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Edward Albee on Montauk

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RIP, dear sir

Several years ago, we were working on a book about Montauk, in which we asked a number of famous people to reflect on their love for Montauk. Mr. Edward Albee was kind enough to reply and write about his love for the town for a nothing nobody author (us). We offer the following with love and respect for a great writer. Godspeed, Mr. Albee.

I saw Montauk for the first time in the summer of 1961 when I drove out there to meet with Uta Hagen, the great actress, at her summer home abutting the ocean, to see if she was interested in being in my play Who’s Afraid of Virginia Woolf? She was and so she did.

Back then there was no new highway to Montauk – it was the Old Montauk Highway which took us into town. The Old Montauk Highway ran along the ocean, with hills and valleys – occasionally the ocean was visible – and, finally, at the top of a hill, the land descended and there was the wide ocean and the flat plain of Montauk. I think it was during that drive that I decided I had to live in Montauk some day. I had always been a person who needed to be near oceans as a kid – my family wintered in Palm Beach, Florida, in a house on the ocean, and in the summers they had a house in Larchmont, on Long Island Sound.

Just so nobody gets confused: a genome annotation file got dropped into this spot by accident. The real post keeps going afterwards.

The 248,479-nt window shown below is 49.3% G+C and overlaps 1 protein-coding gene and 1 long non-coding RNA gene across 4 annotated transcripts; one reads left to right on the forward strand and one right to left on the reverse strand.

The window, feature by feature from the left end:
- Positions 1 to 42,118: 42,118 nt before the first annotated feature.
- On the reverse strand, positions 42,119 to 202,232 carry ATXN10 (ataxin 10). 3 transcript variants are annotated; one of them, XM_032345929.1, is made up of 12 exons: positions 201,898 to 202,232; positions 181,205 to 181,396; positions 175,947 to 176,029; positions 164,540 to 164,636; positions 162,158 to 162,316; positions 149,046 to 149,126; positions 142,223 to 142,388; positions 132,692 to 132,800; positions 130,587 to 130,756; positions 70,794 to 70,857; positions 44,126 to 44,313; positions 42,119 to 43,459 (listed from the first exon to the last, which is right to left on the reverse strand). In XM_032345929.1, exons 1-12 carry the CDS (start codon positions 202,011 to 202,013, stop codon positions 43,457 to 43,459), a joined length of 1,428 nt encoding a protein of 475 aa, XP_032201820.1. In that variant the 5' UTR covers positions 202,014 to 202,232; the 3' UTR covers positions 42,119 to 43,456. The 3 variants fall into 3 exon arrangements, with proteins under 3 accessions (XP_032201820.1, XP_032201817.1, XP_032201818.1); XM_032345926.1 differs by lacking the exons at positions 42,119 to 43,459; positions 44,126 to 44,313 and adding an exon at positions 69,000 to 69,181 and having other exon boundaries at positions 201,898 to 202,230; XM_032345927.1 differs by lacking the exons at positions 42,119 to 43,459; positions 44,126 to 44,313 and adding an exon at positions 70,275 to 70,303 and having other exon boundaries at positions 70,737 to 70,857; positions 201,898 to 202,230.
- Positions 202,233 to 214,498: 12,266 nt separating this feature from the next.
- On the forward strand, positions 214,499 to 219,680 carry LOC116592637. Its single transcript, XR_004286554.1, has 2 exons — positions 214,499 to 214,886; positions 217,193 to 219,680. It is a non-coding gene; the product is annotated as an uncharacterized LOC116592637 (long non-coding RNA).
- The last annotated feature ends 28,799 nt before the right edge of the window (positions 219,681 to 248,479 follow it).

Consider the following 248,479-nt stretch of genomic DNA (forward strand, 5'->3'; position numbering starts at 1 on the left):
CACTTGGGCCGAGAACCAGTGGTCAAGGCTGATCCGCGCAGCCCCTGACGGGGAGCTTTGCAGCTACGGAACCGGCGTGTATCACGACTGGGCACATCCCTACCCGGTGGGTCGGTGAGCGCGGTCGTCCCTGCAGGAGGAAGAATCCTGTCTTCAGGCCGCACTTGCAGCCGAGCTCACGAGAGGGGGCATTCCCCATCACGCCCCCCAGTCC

A couple of years after Who’s Afraid of Virginia Woolf? opened, my would be real estate agent (the dear Martha Greene) called to tell me that a small house on the ocean had become available, for its owner had died in a small plane accident. I saw the house – it was a small house with a small guest house on four acres and, indeed, it was on the ocean on a hill. It was ideal. And while I didn’t have the $40,000 for what four acres were going for then, I did have Who’s Afraid of Virginia Woolf? on Broadway, which enabled me to go broke by getting the property.

Montauk has changed a lot over the years: many of the lovely little ocean front houses are being taken down and houses too large for the properties put up in their stead. But Montauk still has not suffered as badly as The Hamptons have in overpopulation and overcrowding. I cannot imagine living anywhere else than Montauk, though I do keep a loft in Tribeca in New York City.

—Edward Albee, 2012